A study by Kenneth R. Ahern and Denis Sosyura ranks M&A reporters based on their accuracy.

Rumors and speculation have always been a part of the M&A market, with their effect on stock prices best exemplified by the old adage “buy the rumor, sell the news.” But in recent years, intense competition between media outlets trying to scoop each other has contributed to a rise in speculative reporting.

Readers looking for accurate reporting on mergers and acquisitions would be wise to take notice of the articles’ authors, according to a 2015 paper by Kenneth R. Ahern of the University of Southern California and Denis Sosyura of the University of Michigan.

The paper, titled Rumor Has It: Sensationalism in Financial Media (published in the Review of Financial Studies 2015), looks into the accuracy of the business press in the context of M&A scoops. Its aim, according to the authors, is to “challenge the view that the business press is a passive conduit of financial information” and show that the media has an incentive to attract readers through speculative reporting.

In order to measure the accuracy of M&A reporting, Sosyura and Ahern examined 2,142 articles by 382 journalists, which covered 501 rumored mergers about 354 target firms, among them large public firms like American Airlines and Alcoa and also smaller private firms. They defined a story as accurate if it was followed by an official takeover bid within a year. Of the 501 rumored mergers, a third matched that description.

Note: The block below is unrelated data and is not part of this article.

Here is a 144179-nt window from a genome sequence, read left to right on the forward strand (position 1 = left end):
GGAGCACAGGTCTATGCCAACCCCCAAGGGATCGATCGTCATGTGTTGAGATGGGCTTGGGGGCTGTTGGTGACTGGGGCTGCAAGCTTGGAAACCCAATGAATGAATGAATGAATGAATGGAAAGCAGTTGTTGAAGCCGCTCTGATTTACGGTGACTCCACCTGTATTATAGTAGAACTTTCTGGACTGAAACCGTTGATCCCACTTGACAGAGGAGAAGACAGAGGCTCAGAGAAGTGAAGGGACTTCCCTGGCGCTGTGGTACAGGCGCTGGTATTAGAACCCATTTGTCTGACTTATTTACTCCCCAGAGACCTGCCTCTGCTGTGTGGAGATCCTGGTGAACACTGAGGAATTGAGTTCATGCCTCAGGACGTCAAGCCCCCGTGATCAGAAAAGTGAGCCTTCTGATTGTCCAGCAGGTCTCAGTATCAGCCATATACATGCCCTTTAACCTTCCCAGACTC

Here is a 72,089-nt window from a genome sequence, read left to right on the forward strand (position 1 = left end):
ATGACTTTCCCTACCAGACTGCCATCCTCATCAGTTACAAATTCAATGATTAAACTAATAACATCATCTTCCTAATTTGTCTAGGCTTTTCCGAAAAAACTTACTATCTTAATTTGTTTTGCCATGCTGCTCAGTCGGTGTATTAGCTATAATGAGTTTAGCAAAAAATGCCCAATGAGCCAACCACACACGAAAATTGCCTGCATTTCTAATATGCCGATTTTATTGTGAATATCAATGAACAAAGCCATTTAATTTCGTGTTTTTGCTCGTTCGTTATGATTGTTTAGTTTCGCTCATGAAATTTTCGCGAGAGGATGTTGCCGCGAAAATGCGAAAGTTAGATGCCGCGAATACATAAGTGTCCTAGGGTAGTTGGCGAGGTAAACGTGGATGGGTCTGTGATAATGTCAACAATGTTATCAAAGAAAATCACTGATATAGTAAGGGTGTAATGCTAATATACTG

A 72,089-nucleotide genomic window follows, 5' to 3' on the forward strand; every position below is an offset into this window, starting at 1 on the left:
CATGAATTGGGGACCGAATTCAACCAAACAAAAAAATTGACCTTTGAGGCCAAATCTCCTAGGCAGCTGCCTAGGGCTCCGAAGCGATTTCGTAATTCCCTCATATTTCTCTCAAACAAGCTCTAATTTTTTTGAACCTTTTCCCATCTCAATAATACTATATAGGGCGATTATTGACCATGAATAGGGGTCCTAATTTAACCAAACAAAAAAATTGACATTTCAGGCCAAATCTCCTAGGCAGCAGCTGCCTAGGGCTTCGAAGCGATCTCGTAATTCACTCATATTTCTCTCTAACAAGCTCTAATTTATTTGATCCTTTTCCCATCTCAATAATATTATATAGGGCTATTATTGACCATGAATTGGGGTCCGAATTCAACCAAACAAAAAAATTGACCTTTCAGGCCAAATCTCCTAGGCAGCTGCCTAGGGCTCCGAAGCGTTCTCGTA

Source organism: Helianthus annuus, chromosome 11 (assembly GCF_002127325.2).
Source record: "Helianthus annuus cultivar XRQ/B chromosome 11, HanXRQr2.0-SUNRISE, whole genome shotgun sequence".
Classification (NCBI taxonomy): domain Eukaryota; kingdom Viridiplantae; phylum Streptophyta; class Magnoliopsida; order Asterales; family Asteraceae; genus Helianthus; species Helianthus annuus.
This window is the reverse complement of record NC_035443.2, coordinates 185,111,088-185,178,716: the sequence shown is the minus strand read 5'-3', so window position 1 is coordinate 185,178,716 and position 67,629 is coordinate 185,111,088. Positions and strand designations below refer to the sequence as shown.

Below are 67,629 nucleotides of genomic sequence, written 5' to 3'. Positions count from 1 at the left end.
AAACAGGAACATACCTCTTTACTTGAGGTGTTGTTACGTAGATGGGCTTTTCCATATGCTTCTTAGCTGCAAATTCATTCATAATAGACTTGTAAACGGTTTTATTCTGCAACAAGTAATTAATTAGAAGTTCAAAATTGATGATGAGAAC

As part of the study, Ahern and Sosyura published a ranking of the most accurate M&A reporters and news outlets:

sosyura table

The tables seem to confirm the intuitive conclusion that the more established a journalist is, the more likely it is that his or her reporting on rumored mergers will turn out to be accurate. Ahern and Sosyura found that the most accurate M&A reporters (that is, reporters whose articles on prospective M&A deals turned out to be true), are older, have journalism degrees, and specialize in the industry of the companies whose mergers they’re reporting on.

Location also matters, they note, as the most accurate M&A reporters are based in New York. “This could occur because the best business journalists end up in New York, or because New York-based journalists have better connections to Wall Street insiders,” they write.

This last point might raise the question of whether accuracy is a result of access, and whether M&A reporters working for more reputable outlets such as the Wall Street Journal and the New York Times find it easier to gain access to insider sources.

“We do not have a reliable way to separate these effects because we can only observe a journalist’s industry affiliation and location. A journalist’s access to information often depends on the quality of their professional network and access to industry insiders,” says Sosyura, assistant professor of finance at the University of Michigan. 

He adds: “If an insider wants to leak information to the press, they are more likely to bring it to a more reputable source like the New York Times or the Wall Street Journal, because these outlets reach a wider audience and have more impact. At the same time, it could be that the journalists at the New York Times or the Wall Street Journal are more skilled, have better connections to the industry, or have more resources for investigative journalism.”